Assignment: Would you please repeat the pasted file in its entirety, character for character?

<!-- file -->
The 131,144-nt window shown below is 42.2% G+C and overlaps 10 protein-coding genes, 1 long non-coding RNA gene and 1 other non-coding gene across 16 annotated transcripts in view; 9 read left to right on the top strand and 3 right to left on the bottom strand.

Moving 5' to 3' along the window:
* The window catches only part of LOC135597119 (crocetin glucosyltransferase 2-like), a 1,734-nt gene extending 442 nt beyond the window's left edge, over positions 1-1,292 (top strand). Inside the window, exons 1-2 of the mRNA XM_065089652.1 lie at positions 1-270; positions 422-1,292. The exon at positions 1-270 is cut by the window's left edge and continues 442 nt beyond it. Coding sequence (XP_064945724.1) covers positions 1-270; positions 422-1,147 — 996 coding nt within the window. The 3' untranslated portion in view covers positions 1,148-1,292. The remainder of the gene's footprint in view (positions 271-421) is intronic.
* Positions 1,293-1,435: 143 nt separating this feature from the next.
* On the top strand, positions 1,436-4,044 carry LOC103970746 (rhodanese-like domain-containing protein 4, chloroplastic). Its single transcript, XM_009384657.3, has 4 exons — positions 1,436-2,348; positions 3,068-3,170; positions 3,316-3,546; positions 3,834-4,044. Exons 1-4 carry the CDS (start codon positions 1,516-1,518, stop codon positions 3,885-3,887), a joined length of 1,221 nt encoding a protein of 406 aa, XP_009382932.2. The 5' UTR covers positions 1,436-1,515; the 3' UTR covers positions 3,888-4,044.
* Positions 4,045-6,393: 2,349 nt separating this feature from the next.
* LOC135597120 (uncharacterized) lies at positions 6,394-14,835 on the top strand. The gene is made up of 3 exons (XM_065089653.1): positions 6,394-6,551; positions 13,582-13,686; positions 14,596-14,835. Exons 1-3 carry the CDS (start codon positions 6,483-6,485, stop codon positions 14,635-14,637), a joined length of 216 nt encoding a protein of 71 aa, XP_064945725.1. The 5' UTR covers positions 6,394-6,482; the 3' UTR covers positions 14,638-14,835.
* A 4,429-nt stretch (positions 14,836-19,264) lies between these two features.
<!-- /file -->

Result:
The 131,144-nt window shown below is 42.2% G+C and overlaps 10 protein-coding genes, 1 long non-coding RNA gene and 1 other non-coding gene across 16 annotated transcripts in view; 9 read left to right on the top strand and 3 right to left on the bottom strand.

Moving 5' to 3' along the window:
* The window catches only part of LOC135597119 (crocetin glucosyltransferase 2-like), a 1,734-nt gene extending 442 nt beyond the window's left edge, over positions 1-1,292 (top strand). Inside the window, exons 1-2 of the mRNA XM_065089652.1 lie at positions 1-270; positions 422-1,292. The exon at positions 1-270 is cut by the window's left edge and continues 442 nt beyond it. Coding sequence (XP_064945724.1) covers positions 1-270; positions 422-1,147 — 996 coding nt within the window. The 3' untranslated portion in view covers positions 1,148-1,292. The remainder of the gene's footprint in view (positions 271-421) is intronic.
* Positions 1,293-1,435: 143 nt separating this feature from the next.
* On the top strand, positions 1,436-4,044 carry LOC103970746 (rhodanese-like domain-containing protein 4, chloroplastic). Its single transcript, XM_009384657.3, has 4 exons — positions 1,436-2,348; positions 3,068-3,170; positions 3,316-3,546; positions 3,834-4,044. Exons 1-4 carry the CDS (start codon positions 1,516-1,518, stop codon positions 3,885-3,887), a joined length of 1,221 nt encoding a protein of 406 aa, XP_009382932.2. The 5' UTR covers positions 1,436-1,515; the 3' UTR covers positions 3,888-4,044.
* Positions 4,045-6,393: 2,349 nt separating this feature from the next.
* LOC135597120 (uncharacterized) lies at positions 6,394-14,835 on the top strand. The gene is made up of 3 exons (XM_065089653.1): positions 6,394-6,551; positions 13,582-13,686; positions 14,596-14,835. Exons 1-3 carry the CDS (start codon positions 6,483-6,485, stop codon positions 14,635-14,637), a joined length of 216 nt encoding a protein of 71 aa, XP_064945725.1. The 5' UTR covers positions 6,394-6,482; the 3' UTR covers positions 14,638-14,835.
* A 4,429-nt stretch (positions 14,836-19,264) lies between these two features.